Photographing objects as still lifes can be fun. Photographing exploding objects, however, can be even more fun. Conceptual photographer Dan Saelinger does this very thing for his clients. But instead of finding an object and photoshopping it until it looks like it’s exploding, he has created an elaborate setup to photograph objects actually exploding. This includes buying several identical objects, deconstructing them, reconstructing them, and then exploding them. Check out this behind-the-scenes look on how he does it:
Tips for Photographing Your Own Exploding Objects:
- Buy Several Identical Objects – Chances are you’re not going to get the perfect shot the first time around. You may end up shooting dozens of photographs before you snag the perfect moment.
- Take It Apart, Then Put It Together – Some object may not explode just how you want them too. Instead of hoping they’ll do what you want, it’s best to take them apart and reassemble them in a less secure manner to ensure a more explosive effect.
- Be Safe – Even if you’re exploding small things that may not seem harmful, explosions can be unpredictable and you want yourself, your crew, and your gear to be safe (and clean).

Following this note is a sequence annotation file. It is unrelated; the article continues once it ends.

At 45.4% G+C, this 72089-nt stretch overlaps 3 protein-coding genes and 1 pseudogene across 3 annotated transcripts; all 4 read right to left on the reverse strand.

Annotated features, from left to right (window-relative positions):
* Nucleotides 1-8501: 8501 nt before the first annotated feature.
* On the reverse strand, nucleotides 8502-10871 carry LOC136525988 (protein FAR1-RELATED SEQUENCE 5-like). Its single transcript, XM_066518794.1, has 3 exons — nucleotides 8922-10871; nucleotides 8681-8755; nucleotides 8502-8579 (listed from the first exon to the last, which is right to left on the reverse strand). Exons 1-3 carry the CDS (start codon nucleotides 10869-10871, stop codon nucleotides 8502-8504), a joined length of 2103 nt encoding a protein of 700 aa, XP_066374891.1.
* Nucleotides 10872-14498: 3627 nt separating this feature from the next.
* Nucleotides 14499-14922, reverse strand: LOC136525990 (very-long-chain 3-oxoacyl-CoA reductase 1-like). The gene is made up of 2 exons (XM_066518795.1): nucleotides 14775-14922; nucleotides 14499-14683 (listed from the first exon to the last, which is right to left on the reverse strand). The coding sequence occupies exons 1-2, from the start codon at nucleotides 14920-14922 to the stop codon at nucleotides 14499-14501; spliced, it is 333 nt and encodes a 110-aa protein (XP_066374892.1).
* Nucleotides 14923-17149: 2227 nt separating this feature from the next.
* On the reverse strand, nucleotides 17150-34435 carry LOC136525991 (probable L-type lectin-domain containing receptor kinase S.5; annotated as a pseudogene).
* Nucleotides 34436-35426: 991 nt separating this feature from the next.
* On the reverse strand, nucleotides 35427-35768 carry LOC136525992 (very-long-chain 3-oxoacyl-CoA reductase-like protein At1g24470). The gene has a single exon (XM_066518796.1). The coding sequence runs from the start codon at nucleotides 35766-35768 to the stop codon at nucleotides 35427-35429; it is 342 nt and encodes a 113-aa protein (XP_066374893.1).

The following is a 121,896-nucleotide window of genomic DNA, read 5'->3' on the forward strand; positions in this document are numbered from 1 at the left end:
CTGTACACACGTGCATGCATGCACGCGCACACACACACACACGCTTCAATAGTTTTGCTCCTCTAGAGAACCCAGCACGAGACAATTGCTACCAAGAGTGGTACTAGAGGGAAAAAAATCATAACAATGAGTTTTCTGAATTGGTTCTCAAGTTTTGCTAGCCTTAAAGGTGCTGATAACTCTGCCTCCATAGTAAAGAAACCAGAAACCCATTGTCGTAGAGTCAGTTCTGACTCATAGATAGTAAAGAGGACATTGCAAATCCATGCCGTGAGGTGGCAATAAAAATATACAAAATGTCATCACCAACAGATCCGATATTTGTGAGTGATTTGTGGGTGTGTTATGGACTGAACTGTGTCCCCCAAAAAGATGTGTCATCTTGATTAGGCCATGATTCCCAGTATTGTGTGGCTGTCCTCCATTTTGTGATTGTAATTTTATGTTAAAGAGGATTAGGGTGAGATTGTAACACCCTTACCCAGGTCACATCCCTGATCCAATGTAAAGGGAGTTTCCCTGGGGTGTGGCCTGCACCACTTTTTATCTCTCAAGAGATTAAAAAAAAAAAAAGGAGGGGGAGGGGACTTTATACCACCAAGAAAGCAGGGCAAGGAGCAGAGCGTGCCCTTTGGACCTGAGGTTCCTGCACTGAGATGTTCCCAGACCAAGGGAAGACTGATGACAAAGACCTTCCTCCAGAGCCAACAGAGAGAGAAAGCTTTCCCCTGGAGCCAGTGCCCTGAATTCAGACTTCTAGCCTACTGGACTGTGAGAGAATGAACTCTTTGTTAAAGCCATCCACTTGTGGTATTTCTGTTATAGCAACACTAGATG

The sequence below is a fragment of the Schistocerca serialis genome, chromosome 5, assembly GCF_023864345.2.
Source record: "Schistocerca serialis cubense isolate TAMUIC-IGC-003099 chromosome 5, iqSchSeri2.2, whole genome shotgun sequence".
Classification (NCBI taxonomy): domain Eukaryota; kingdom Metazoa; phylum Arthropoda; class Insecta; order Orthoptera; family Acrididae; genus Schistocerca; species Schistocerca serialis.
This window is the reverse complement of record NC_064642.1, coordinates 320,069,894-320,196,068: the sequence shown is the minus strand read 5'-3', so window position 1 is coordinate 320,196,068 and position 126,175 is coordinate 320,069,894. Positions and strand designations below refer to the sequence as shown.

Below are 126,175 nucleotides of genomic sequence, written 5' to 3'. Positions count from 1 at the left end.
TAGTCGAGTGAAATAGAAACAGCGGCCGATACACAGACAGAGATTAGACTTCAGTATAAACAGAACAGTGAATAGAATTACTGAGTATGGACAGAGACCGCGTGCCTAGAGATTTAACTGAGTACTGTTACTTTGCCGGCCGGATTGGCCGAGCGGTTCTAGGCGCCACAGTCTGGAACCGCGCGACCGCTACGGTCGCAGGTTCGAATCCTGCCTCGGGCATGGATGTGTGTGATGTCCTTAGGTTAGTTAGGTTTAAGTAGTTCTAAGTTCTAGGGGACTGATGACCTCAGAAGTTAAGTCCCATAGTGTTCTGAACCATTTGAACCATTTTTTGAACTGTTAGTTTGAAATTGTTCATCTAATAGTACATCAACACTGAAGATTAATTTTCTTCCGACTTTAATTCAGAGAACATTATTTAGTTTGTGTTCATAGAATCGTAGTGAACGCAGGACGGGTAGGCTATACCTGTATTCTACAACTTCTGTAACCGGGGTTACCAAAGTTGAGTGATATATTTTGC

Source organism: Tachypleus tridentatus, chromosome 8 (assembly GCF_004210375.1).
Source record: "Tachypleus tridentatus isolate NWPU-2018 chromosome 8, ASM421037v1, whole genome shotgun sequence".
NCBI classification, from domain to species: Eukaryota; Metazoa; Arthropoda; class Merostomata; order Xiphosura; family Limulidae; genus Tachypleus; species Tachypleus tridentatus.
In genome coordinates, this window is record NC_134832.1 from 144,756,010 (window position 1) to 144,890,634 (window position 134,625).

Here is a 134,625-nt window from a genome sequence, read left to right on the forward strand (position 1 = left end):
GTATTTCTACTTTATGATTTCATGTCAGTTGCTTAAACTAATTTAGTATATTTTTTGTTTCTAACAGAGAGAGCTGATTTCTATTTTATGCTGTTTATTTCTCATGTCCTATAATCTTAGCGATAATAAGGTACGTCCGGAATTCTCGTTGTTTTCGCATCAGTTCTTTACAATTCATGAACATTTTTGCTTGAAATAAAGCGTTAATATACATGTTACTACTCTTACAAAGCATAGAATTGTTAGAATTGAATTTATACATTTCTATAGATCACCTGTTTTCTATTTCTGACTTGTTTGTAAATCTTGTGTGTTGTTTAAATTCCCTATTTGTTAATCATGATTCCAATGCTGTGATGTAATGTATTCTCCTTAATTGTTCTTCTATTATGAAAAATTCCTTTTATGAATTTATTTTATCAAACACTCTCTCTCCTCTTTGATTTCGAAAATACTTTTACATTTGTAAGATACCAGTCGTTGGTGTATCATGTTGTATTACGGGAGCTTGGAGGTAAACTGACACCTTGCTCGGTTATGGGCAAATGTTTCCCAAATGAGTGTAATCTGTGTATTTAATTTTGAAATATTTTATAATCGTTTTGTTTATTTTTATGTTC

- Preset Your Lighting – Do all of your lighting and background checks before you start photographing your exploding object. This way everything is ready to go and you won’t waste time and materials on unfavorably lit photographs. Dan was using Broncolor lighting equipment.
Timing is a particularly tricky part in photographing explosions, but there are several light and sound sensitive devices you can invest in for capturing photos at just the right moment.
For Further Training on High Speed Photography:
One of the best-selling photography eBooks on the market covers how to do many photography techniques that produce unusual, eye-catching results (including extensive chapters on high speed photography). It can be found here: Trick Photography and Special Effects
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